Every place tells a story

As English teachers, we never know when and how we impact people and generally we think this is limited to the classroom, but this is not always the case. There is this teacher who unknowingly encouraged me to reflect on a picture that I had posted to the Eltpics Facebook page.  For those of you who don’t know it, Eltpics is a collaborative project where ELT professionals share their own copyright free photos and images for non-commercial use in ELT contexts.   So, I would like to dedicate this post to one of the Eltpics curators, Julie Raikou, who inspired me to write a post for the picture I had shared. This picture has a story to tell and a lesson to teach.


This small haven is located in a beach resort about 100 km from Rio, Brazil. Despite its beauty, it is an invitation to trouble. You can only reach the pool by jumping across a stream on rocks. Once you reach it, you must face the thousands of mosquitoes and wasps in search of blood or whatever it is that they feed on. It is chaotic but it pays off. The place is simply amazing and you forget the long horseback ride, the bees, the rocks, and everything else once you’re refreshing in the pond. It’s a new experience every time I go there.

Real life resembles the pond. Despite the flies and bees, we can’t help feeling like exploring it and discovering new things. When it comes to ELT, real life can pose lots of threats to learners, too.  However, real life can also offer plenty of exciting, real spaces: streets, parks, ponds, paths, and forests where people interact in different ways and every space is an invitation to learn something new.

So, how can we create real life spaces in our classrooms? How can we give students a thrill that goes beyond interactive digital materials? How can we make the most of our classroom and create totally different learning spaces for our students to want to explore?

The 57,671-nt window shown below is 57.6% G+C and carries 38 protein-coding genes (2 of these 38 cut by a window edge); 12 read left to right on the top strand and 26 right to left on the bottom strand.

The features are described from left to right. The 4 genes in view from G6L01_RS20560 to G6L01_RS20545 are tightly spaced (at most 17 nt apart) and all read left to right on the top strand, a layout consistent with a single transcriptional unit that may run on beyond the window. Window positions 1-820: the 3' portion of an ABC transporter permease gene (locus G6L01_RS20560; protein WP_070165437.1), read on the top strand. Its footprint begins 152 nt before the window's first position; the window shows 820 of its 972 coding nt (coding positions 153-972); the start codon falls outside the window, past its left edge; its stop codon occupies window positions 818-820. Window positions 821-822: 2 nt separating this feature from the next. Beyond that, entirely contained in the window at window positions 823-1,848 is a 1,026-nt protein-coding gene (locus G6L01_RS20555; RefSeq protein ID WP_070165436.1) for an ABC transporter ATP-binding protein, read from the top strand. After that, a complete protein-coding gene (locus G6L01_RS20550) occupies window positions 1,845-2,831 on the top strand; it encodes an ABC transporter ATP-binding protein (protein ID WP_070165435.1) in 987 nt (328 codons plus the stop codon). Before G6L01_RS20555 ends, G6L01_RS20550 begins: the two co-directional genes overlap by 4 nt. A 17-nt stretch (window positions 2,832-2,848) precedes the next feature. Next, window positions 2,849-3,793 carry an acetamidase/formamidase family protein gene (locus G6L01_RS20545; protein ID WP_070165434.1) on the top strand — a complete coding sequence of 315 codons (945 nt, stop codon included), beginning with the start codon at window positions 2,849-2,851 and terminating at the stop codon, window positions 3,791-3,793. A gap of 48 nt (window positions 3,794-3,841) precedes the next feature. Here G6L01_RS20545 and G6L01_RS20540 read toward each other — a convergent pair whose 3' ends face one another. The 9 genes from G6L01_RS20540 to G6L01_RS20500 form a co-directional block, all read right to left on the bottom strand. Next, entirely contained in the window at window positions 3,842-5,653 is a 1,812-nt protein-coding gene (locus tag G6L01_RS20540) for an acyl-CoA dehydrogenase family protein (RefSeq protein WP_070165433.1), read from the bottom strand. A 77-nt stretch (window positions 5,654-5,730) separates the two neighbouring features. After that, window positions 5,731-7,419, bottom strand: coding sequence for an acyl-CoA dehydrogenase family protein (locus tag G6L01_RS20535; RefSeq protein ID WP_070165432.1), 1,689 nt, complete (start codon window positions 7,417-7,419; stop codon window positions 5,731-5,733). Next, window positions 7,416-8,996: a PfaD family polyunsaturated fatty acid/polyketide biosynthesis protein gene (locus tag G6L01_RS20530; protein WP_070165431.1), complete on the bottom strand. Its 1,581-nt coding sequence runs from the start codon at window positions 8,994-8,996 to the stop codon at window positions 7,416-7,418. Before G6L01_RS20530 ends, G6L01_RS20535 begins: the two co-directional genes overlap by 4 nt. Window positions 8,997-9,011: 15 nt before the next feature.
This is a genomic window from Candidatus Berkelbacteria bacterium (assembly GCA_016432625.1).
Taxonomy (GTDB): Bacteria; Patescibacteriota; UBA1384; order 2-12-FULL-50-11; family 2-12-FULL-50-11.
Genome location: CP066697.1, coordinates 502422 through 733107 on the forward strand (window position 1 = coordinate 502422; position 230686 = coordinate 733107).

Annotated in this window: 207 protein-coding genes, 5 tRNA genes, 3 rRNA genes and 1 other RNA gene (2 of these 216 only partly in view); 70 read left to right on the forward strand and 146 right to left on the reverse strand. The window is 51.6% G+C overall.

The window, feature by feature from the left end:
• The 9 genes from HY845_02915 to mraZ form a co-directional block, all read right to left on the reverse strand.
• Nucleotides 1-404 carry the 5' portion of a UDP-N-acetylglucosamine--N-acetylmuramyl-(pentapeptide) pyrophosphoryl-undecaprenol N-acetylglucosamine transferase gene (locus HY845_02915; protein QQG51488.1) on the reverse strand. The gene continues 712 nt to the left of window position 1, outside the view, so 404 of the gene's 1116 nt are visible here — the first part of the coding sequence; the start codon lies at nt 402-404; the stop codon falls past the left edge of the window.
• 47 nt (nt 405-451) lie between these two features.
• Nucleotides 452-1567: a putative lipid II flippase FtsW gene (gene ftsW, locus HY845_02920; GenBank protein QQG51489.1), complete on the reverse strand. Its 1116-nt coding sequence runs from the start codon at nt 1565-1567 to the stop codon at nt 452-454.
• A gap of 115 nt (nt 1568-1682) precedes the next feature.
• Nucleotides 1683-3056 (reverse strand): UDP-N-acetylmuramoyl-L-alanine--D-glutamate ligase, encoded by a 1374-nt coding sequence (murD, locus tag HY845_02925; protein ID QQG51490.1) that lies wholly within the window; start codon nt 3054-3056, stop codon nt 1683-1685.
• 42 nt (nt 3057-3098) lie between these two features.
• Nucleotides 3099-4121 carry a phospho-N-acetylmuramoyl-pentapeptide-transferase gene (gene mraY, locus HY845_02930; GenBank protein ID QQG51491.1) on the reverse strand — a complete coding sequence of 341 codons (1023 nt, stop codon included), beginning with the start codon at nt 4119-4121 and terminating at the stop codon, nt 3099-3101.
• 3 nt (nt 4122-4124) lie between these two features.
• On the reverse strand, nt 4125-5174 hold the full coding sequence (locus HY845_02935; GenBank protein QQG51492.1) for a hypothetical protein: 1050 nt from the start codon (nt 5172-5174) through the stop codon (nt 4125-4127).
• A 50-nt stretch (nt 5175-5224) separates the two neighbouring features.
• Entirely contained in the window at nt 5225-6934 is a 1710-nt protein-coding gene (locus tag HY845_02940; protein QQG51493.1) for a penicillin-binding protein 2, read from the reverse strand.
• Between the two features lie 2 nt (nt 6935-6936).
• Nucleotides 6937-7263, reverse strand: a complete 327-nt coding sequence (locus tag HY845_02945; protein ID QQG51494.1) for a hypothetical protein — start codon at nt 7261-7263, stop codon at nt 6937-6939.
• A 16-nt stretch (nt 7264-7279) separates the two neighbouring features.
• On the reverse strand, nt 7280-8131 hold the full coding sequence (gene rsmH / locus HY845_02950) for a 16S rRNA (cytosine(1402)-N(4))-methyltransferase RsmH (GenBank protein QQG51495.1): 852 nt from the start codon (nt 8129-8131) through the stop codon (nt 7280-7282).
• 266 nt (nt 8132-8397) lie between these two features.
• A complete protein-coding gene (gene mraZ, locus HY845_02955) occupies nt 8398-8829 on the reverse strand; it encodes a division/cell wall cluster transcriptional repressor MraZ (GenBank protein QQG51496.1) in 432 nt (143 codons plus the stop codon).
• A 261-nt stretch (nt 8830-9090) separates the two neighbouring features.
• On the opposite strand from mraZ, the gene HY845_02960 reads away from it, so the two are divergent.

Here are some simple, quick ideas:


  • An interactive white board or an overhead projector can turn your classroom into a forest of shadows for your young learners to create their own critters.


  • Groups of desks turned into countries with their own rules, borders, and government for my group of pre-teens.
  • A blindfold can turn your classroom into a dark, mysterious place for students to perform simple tasks such as listening for directions and following a route.
  • Adults simply love the idea of having an imaginary cocktail party. Just bring soft drinks and finger foods to mimic an office party.
  • Music sets the right mood and turns the classroom into a different, unique space. I usually have some background music playing as my students come in.

I really love watching my students as they venture into the new, unexplored territory that our classroom has been turned into. I just hope they take back home lots of stories to tell.


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Teresa Carvalho

Teresa holds a Master's Degree in Language Studies from PUC-Rio, a B.A. in Linguistics from USP, and Delta Modules 1 and 2 Certificates. She has been teaching for over 30 years and has presented at webinars and at both local and international Conferences, including ABCI, IATEFL, and the Image Conference. She also holds a Specialization degree in English Language from PUC-Rio. She is interested in Systemic-Functional Linguistics, identity studies, visual literacy, and in language development for teachers of English as a foreign language.

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